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For applications targeting multiple platforms, I see mainly two development approaches-

  • Go for some JAVA-like development platform. Have one code solution and let the intermediate runtime handle different platforms. If something goes wrong in any platform, tweak the code a bit. But keep it same for all.

  • Make modular code separating core logic and UI. Develop separate UIs for respective platforms which will be calling same core libraries. Build the application separately for each of the target platforms.

So, which one to follow? I know, the answer will start with "It depends". But I want to hear your opinions on these approaches and the factors to be considered to choose any of them.

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As for this question, there is no way to answer it without using "it depends". It depends on so many factors, like what actual platforms you have in mind, are you planning stand-alone desktop application or planning to use some web services, what are your plans for the UI (the same for every platform or varied?) and so on. Do you think Qt or Gtk development model falls for first model or not? What about .Net and Mono? Shall I continue...? –  Paweł Dyda Oct 30 '10 at 17:04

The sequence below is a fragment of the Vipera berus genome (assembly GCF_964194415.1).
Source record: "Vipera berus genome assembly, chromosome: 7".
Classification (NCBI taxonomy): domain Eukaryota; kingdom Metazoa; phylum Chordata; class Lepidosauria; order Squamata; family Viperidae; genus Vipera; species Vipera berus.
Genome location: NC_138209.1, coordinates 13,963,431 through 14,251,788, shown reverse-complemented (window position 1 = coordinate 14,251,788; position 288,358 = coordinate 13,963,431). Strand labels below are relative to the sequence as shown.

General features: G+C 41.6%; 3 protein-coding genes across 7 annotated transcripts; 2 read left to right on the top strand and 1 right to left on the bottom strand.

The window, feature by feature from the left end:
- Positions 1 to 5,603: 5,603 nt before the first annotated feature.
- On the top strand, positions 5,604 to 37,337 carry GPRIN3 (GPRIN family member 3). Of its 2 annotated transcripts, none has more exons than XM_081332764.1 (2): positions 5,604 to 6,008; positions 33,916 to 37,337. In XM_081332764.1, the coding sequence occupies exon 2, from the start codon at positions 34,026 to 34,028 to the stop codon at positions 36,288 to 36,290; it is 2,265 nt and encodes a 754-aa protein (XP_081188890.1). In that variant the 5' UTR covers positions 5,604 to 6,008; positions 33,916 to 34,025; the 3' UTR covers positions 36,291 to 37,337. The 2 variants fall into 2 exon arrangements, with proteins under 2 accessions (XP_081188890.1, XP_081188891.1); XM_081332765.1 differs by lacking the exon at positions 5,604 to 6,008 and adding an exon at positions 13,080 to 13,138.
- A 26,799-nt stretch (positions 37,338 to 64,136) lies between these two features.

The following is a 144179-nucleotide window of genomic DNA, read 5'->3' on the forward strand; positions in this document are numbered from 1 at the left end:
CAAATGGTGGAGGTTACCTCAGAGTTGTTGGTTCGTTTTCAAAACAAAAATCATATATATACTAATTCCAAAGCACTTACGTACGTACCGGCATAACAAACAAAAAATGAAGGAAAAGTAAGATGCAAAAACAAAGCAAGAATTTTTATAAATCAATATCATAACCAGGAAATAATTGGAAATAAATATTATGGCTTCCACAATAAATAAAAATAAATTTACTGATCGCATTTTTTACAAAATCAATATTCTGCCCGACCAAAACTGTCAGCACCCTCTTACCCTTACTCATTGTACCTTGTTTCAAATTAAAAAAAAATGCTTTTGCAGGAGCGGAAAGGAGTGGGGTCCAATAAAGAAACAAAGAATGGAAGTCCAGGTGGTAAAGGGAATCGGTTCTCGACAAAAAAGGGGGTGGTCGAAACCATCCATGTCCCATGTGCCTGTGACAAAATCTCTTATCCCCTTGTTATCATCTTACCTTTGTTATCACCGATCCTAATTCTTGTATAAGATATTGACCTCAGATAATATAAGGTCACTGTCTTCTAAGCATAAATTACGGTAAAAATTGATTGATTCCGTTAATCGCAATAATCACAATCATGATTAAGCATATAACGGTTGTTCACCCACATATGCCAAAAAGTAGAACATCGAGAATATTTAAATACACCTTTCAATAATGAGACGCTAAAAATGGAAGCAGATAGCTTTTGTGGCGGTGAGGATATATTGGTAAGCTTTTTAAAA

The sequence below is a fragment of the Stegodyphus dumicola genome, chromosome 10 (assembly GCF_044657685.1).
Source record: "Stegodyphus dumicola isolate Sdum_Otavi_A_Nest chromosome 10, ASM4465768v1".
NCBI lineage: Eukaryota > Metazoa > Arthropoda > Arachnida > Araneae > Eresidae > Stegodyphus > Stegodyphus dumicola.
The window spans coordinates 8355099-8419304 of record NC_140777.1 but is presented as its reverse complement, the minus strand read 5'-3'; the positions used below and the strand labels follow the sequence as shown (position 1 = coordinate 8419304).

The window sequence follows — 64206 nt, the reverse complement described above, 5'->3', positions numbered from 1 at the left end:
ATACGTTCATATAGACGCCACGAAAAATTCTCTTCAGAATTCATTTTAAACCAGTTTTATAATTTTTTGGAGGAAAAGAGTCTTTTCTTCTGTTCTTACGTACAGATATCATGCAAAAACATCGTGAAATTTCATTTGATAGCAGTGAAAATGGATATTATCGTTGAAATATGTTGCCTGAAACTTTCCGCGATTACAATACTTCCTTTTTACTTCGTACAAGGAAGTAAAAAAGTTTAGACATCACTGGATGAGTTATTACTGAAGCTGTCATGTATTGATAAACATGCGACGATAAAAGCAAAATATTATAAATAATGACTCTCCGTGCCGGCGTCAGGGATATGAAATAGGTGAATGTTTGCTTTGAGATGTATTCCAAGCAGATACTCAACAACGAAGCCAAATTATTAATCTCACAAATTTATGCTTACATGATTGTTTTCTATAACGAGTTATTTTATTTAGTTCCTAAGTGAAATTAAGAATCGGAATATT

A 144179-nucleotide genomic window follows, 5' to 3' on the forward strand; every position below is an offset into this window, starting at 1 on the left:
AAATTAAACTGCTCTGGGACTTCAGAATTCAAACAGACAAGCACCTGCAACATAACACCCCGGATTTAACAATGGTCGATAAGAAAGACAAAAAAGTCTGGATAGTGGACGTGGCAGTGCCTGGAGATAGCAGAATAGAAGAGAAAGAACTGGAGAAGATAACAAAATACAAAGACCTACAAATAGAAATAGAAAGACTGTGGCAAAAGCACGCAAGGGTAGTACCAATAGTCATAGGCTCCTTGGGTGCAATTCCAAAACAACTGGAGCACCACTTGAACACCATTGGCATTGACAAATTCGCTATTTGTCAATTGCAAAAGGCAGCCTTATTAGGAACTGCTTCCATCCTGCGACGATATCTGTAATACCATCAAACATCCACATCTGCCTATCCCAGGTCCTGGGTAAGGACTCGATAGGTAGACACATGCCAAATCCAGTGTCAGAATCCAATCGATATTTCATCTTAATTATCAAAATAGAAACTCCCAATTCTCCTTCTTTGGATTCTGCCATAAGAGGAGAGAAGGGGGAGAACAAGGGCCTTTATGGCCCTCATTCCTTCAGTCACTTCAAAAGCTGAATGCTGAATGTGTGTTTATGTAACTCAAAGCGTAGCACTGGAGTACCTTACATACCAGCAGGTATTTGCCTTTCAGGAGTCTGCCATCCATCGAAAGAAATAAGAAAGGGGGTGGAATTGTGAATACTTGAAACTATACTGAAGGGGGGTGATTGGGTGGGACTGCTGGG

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@Paweł Dyda The purpose of this question is discussion. I don't have any cross platform project to be developed and not asking for opinion for that. I just wanted to have a discussion. So someone may find this discussion helpful later. So, please carry on from your point of view as a answer. And regarding accept rates see these two meta questions- <meta.programmers.stackexchange.com/questions/495/…; and <meta.programmers.stackexchange.com/questions/105/…; –  Gulshan Oct 30 '10 at 18:02